So then, in what ways does an elder fulfill his responsibility to keep watch? As we will explore at length in a later message, the elder is charged with the responsibility to not only teach sound doctrine but also to “rebuke those who contradict it” (Titus 1:9). He must know his Bible and be cognizant of encroaching error or heresy. This means an alertness to theological trends which pose a threat to sound doctrine, or lead the people to imbalance. It also means a willingness and ability to confront such error with the truth of God’s word, and rebuke those who are peddling it.
It was this type of threat against which Paul warned the elders in Ephesus when he said:
Acts 20:28-30 Pay careful attention to yourselves and to all the flock, in which the Holy Spirit has made you overseers, to care for the church of God, which he obtained with his own blood. I know that after my departure fierce wolves will come in among you, not sparing the flock; and from among your own selves will arise men speaking twisted things, to draw away the disciples after them.
The “fierce wolves” which stood at the gate were men who distorted the truth and enticed others to follow them in their error. Paul warned the elders in Ephesus that they would have to guard against this error, and fortify their people against the temptation to wander off into heresy (cf. 2 Tim 2:16-18). Their primary tool to aid them in their watch was the word of God, of which Paul had just reminded them, “I did not shrink from declaring to you the whole counsel of God” (Acts 20:27). If they were to protect their people, they too would have to build up the church in the knowledge and application of the scriptures. MN: 2Cor 11:1-4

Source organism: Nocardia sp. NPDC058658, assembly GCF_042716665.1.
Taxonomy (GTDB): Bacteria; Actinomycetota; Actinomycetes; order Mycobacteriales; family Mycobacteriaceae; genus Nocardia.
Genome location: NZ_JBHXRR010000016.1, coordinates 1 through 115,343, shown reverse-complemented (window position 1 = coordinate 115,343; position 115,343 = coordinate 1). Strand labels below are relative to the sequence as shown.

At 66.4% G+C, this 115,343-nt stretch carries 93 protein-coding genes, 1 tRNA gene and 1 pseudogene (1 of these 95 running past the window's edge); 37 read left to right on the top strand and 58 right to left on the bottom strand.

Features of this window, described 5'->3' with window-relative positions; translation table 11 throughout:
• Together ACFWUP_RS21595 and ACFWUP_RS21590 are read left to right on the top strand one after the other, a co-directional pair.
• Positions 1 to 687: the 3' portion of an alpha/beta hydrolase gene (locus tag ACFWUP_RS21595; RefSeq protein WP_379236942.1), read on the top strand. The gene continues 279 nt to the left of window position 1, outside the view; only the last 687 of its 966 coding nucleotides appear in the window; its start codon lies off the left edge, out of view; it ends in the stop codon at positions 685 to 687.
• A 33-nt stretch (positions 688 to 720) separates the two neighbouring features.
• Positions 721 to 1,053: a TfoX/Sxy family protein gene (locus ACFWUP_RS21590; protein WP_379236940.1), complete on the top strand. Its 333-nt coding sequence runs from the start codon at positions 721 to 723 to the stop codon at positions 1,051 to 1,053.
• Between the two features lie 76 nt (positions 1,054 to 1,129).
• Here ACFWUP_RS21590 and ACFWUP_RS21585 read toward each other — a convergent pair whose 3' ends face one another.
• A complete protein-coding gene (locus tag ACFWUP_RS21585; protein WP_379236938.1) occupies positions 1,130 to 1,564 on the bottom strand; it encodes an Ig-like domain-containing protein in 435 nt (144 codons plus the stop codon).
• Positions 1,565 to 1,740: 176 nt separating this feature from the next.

Watching by Knowing
In addition to being watchful against false teaching, the faithful overseer will keep watch over individuals who appear spiritually weak or injured (Ezek 34:4). A shepherd knows his sheep to the degree that he can recognize when their normal character or behaviour seems “off.” A slight limp, a new aggression, or a sudden tendency to wander might signal that the sheep is experiencing an underlying problem. The watchful shepherd will respond to these signs with care. He will give that sheep some individual attention and try to find the source of the problem, and then administer an appropriate solution.
Likewise, a watchful elder cares for the souls of the people by knowing them personally and maintaining an awareness of their spiritual progress. He knows individuals well enough that it becomes obvious when something is amiss. When his shepherd-like instincts raise a concern, he cares enough to seek out the individual, give them some personal attention and see if he can get to the bottom of their spiritual struggle.
Watching by Peace-Making
Sometimes this watchfulness means keeping an eye upon how the sheep are treating one another. During certain seasons the rams of a flock become aggressive toward one another, butting heads and potentially causing each other real harm. At times like these, the watchful shepherd must intervene to protect the sheep from themselves. Likewise, the faithful elder remains alert against conflict, division, quarreling, or rivalry in the church. He takes such dangers seriously and is moved to action when he is made aware of their presence.
Elders are charged with protecting the culture of the church. A culture which is largely defined by Jesus’ words in John 13:35, “By this all people will know that you are my disciples, if you have love for one another.” The church is to be known from within, and from without, by its love for one another. This is why the New Testament is replete with what we often call the “one-anothers of scripture.”